The man at the top reached over and sunk his fingers into the grassy soil, then reached around with his other arm and threw a knife at me. It had already sailed past my shoulder by the time I noticed and reacted. I was lucky he’d missed.
I pivoted and kicked him in the face. It wasn’t a powerful blow, but it hit his nose hard enough that he screamed, struggling to hold onto the ropes with one hand while clutching his face with the other. That bought me a few seconds.
I squatted down, grabbed the stake, and pushed hard against the grass with what little remained of my legs. It gave a little, then more, and then slid out entirely. I fell backwards, and the rope shot away over the edge. The cries of the falling men echoed briefly from inside the ravine, then stopped abruptly after a few sickening thumps echoed from the rock walls.
I lay there on the grass for several minutes, trying to catch my breath and regain my strength. It was warmer up there in the sun, away from the shore, and the soft soil beneath me was as comfortable as any mattress I’d ever felt.
• • • •
I didn’t remember falling asleep, but I awoke with a start to find a stocky, mostly naked woman straddling me, pinning my arms down with her knees. She wrapped a powerful hand around my throat, not choking me but squeezing tightly enough to let me know she easily could if I gave her a reason. Her eyes clearly communicated that she was ready to do it.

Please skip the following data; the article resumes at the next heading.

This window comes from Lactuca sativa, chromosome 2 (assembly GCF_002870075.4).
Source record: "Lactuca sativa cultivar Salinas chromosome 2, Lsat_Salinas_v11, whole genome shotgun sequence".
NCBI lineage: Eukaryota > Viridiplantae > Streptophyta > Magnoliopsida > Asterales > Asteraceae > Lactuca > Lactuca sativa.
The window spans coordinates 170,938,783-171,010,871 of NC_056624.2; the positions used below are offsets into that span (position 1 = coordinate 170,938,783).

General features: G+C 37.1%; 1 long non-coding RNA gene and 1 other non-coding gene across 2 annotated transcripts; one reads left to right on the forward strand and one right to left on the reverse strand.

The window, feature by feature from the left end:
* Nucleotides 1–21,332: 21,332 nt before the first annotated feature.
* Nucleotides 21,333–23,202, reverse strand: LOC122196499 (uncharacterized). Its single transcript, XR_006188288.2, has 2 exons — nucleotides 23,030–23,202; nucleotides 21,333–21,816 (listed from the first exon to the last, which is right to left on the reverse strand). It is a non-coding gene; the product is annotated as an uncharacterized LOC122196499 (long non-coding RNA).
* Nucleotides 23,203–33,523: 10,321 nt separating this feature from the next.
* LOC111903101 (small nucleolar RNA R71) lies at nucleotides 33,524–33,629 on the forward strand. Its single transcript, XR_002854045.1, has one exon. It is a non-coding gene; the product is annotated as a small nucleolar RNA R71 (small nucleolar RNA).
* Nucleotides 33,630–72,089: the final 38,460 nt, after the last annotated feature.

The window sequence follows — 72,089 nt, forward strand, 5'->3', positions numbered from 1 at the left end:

She wore the red beads and lip bones of the Queen’s helpers. She was Sanju.
“Dauma tai Nadu Dira,” I said quickly. (I obey Queen Nadu.)
She asked who I was, and I told her I was a kanzaza, an outsider, and that the Queen had sent me to get help and I’d returned. I told her I was looking for Kanza Polla Kemma. I asked if she knew her, but she ignored the question and asked me to prove I wasn’t with the Dasa.
I nodded toward the edge of the ravine and told her to take a look. She was wary, but I shot her an imploringly innocent expression. She hesitated, told me to stay still, then jumped off me and hopped several feet away, giving herself some reaction time in case I tried to push her over the edge.
Glancing quickly between me and the ravine, she planted a foot on the edge and leaned forward, looking downward at what I assumed were bodies crumpled up with the rope ladder at the bottom.
Her stern face cracked a smile. “E Dasa?” she asked, nodding toward them.
“Nemi, Dasa,” I confirmed.
She gave me a nod of approval and waved her hand to give me permission to get up. I wondered how long I’d been asleep. It felt like it had only been a few minutes.
The woman introduced herself as Eri and told me to come with her. I agreed, not having the slightest clue where I might go otherwise. I was just drifting with the wind at this point.
We marched briskly toward a peak about a half mile away. Along the way I asked her what was happening, and she explained that the attack had started two days ago. The Queen had known it was coming—thanks to me, I interrupted to point out—and she had drafted every loyal and able-bodied man, woman, and child into immediate military service, organized into companies by their clans.